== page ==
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Hidden Costs In Cell-Phone, Digital-Wallet Payment Services?

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A mobile phone with a credit card function is place on a reader to purchase train tickets. (Getty Images)

A mobile phone with a credit card function is place on a reader to purchase train tickets. (Getty Images)

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DETROIT (WWJ) – While Americans are still using plenty of cash, checks, credit and debit cards to pay their bills, new electronic methods such as paying by cell phone or digital wallets are emerging. Before jumping in, consumers should be aware of the disparity in loss liability and consumer protections they offer, according to Consumer Reports (CR).

CR’s latest investigation into these new payment options finds that banks and technology companies are jostling for a greater share of the $50 billion a year in fees generated by everyday transactions.

Some services by PayPal, Obopay, Square, Zong, and FaceCash already allow you to pay for purchases with your cell phone, but so-called digital wallet services are scheduled to hit the market soon.

Google said in May that it planned to launch its version this summer. At least three competing digital wallets are planned for launch later this year and in 2012 from: Visa in partnership with more than a dozen banks; Isis, a joint venture of AT&T Mobility, T-Mobile, and Verizon Wireless; and PayPal Mobile’s point-of-sale technology.

“As these new forms of payment grow more popular, consumers must be careful to understand the costs, and disparities in protections associated with the promise of new convenience,” Jeff Blyskal, sr. editor CR, said in a release.

Despite all the hype, consumers don’t seem to be clamoring to pay with their phones yet. According to a recent CR survey, only 5 percent of survey respondents have used their cell phone to pay for day-to-day purchases in the previous month. Somewhat more (10 percent) use other fairly new forms of payment, including billing to their home or cell phone account.

Most of the new electronic payment options are tied to credit and debit cards, so whatever costs consumers incur in using their plastic will transfer to the new methods.

But paying by mobile phone won’t save them money. Google Wallet merchant transaction fees are the same as those charged on plastic payments, and the same is expected to be true for Visa’s digital wallet. Square and PayPal Mobile charge merchants even more than the average big bank fee, 2.75 and 2.9 percent of the transaction amount, respectively.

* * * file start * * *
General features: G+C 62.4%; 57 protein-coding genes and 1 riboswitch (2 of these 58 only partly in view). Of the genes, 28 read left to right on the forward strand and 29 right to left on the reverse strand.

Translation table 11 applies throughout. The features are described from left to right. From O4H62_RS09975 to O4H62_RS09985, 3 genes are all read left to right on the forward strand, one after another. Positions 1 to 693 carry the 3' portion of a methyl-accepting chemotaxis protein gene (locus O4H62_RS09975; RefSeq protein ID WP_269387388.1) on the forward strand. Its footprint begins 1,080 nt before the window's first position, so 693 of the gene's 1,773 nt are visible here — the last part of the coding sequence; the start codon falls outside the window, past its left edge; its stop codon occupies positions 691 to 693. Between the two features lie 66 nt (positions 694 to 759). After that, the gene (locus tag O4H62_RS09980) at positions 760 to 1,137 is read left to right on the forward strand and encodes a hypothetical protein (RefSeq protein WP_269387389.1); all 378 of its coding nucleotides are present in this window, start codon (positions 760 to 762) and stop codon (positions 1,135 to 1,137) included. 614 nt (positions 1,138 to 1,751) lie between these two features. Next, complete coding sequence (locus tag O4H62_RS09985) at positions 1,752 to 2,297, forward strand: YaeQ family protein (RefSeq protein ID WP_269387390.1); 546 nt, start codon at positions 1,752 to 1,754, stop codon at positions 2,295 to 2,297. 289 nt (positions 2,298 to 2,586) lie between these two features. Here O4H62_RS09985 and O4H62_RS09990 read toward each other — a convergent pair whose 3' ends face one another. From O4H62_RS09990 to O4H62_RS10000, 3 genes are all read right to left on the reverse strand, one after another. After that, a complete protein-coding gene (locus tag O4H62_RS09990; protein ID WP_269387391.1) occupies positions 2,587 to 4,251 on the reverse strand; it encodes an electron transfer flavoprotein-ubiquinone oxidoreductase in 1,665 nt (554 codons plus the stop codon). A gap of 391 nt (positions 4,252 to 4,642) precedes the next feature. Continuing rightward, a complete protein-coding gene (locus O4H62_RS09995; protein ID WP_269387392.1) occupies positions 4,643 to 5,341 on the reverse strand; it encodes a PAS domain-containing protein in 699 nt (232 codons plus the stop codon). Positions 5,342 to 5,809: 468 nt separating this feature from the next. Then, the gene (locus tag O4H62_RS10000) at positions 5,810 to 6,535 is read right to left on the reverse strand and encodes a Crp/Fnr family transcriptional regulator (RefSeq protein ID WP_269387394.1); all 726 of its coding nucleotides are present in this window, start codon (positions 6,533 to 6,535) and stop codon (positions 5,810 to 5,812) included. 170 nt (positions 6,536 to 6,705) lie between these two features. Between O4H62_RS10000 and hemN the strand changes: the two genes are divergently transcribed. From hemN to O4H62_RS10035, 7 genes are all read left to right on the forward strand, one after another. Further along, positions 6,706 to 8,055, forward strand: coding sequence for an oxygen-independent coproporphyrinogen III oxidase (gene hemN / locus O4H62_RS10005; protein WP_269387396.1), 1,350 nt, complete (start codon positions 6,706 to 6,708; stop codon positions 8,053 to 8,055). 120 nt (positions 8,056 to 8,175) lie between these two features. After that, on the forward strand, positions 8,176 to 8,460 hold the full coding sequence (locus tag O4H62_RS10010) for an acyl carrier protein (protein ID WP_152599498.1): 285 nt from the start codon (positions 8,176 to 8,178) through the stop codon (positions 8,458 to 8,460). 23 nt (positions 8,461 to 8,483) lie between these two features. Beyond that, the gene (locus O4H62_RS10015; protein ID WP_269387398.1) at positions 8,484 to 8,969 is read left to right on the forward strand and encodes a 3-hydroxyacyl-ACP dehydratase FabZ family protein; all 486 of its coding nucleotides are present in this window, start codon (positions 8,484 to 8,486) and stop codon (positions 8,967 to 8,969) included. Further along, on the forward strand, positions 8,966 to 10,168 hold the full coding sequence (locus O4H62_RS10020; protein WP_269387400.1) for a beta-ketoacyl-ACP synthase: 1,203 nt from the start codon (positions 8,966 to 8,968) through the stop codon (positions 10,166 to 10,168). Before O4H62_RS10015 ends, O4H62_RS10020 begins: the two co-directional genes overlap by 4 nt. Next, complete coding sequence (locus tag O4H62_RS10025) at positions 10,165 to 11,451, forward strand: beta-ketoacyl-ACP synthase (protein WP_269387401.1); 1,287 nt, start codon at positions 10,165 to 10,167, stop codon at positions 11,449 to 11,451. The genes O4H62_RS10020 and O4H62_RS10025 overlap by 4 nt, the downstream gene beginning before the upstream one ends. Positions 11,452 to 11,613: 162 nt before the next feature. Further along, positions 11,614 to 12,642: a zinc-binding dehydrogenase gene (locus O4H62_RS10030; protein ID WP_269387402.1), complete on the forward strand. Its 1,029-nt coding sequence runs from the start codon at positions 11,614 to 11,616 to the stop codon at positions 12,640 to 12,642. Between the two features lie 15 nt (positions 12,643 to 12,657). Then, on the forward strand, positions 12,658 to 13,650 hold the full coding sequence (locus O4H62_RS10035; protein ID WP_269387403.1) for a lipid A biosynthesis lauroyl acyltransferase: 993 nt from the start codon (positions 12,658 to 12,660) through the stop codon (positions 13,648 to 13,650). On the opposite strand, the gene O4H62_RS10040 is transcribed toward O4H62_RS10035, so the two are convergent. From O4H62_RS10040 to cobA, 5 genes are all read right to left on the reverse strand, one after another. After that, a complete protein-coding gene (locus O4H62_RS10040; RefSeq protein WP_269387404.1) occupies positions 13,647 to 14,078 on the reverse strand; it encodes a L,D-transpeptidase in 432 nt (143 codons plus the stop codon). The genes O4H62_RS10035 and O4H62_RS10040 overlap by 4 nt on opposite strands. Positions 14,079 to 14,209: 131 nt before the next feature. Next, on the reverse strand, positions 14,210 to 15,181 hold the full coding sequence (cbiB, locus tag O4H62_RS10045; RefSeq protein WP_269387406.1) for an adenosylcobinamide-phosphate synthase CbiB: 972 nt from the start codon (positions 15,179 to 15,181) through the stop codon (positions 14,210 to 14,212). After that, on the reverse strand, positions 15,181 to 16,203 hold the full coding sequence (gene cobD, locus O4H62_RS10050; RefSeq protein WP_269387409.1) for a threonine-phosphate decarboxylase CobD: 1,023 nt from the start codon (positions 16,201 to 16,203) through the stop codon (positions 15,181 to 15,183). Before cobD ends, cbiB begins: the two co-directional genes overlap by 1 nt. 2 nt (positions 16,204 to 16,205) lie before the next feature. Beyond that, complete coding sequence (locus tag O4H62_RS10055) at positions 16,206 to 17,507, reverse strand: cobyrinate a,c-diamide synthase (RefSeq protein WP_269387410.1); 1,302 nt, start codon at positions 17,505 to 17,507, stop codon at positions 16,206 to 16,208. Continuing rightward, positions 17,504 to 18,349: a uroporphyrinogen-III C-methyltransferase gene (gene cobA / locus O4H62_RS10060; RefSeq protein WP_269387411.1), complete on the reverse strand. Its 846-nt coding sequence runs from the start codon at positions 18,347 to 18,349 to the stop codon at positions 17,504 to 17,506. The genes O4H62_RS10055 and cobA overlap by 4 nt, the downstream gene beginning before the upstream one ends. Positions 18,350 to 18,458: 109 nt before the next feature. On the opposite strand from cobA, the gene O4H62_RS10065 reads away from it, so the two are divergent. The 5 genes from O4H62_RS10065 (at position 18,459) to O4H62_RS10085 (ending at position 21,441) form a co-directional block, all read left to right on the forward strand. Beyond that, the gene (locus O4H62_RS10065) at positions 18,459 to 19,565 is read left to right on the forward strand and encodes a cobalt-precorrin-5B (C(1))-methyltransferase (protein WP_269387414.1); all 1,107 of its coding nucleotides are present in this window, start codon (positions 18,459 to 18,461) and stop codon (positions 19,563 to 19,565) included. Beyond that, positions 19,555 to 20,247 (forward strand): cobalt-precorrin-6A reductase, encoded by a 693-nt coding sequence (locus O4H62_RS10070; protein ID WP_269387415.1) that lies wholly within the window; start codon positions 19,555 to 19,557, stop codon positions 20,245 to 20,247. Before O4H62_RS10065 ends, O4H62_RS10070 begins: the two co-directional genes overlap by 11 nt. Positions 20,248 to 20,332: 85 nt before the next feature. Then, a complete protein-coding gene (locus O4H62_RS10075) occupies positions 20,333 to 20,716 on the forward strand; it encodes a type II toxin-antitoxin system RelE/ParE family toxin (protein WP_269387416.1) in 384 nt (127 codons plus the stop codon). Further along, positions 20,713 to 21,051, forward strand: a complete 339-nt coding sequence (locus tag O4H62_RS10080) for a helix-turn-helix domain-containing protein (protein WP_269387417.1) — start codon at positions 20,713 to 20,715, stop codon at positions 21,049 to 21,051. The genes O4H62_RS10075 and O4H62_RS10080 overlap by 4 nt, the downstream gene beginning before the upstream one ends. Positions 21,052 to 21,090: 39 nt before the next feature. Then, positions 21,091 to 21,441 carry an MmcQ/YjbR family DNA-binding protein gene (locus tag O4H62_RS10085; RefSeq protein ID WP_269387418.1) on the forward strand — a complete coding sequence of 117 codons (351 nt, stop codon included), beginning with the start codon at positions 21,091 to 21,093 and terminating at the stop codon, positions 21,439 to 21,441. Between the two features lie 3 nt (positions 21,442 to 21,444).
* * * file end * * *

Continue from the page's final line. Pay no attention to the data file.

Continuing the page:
Among payment processors CR looked at, only Obopay charges consumers (not merchants) an explicit flat 50-cent fee for payments over $10. You can transfer funds to your Obopay account from a bank account at no cost, but if you link a transaction to a debit or credit card, you’ll pay a 1.5 percent fee. So on a $100 payment, fees can run from 50 cents to $2.

Prepaid debit cards can be especially costly, whether you use them by themselves or link them to an alternative payment method. Many prepaid debit cards charge fees for activating and maintaining the accounts, and for transactions, balance inquiries, and reloading.

Things often go wrong during the processing of 300 million noncash payments each day. In a CR survey, one in four Americans said they had an unauthorized charge, billing error, noncredited payment, or other problem in the last year when paying for purchases or paying bills.

A consumer’s right to get their money back when something goes wrong—errors, goods not delivered as promised, fraud — varies by the payment option used.

Again, the underlying method of payment tied to your mobile device will govern their rights in such instances. Cell phone and digital wallet payment services linked to a credit card offer consumers the most protection. However, there is a large disparity in protection for services that link to prepaid debit cards and direct billing to consumers’ phone bill.

Prepaid cards offer consumers no guaranteed protections against unauthorized transactions. The cards may have some protections in their contracts, but they’re essentially voluntary and can be rescinded at any time.

For consumers who opt for direct-to-phone bill charges, their rights in this area are unclear. Any protections are based on the wireless carrier’s contract, and they vary widely.

Consumers may have some rights under state laws or public utility agency rules, but those also vary from state to state. So far, only the California Public Utilities Commission provides its state’s residents the right to reverse unauthorized charges.

The bottom line, know when you’re getting into before considering the jump to any new form of digital payment service.

Here are some suggestions from CR:

  • Before signing up for a new payment method, read the fine print and check the transaction costs.
  • Pay by credit card to get the best protections whenever you buy online or pay via cell phone, make a major purchase in a store, or worry that a seller might not deliver as promised.
  • Take convenience claims with a grain of salt.
  • Consider new payment choices, but separate true benefits from marketing hype.
  • Keep your mobile shopping tools independent from any branded digital wallet you might choose.
  • Don’t share your personal identification and account information, use security software and procedures for your e-commerce, and always keep cash and payment cards in a safe place.

You can control the risk of loss by knowing the threats with each form of payment and taking steps to protect yourself.

For more information, visit www.consumerreports.org.

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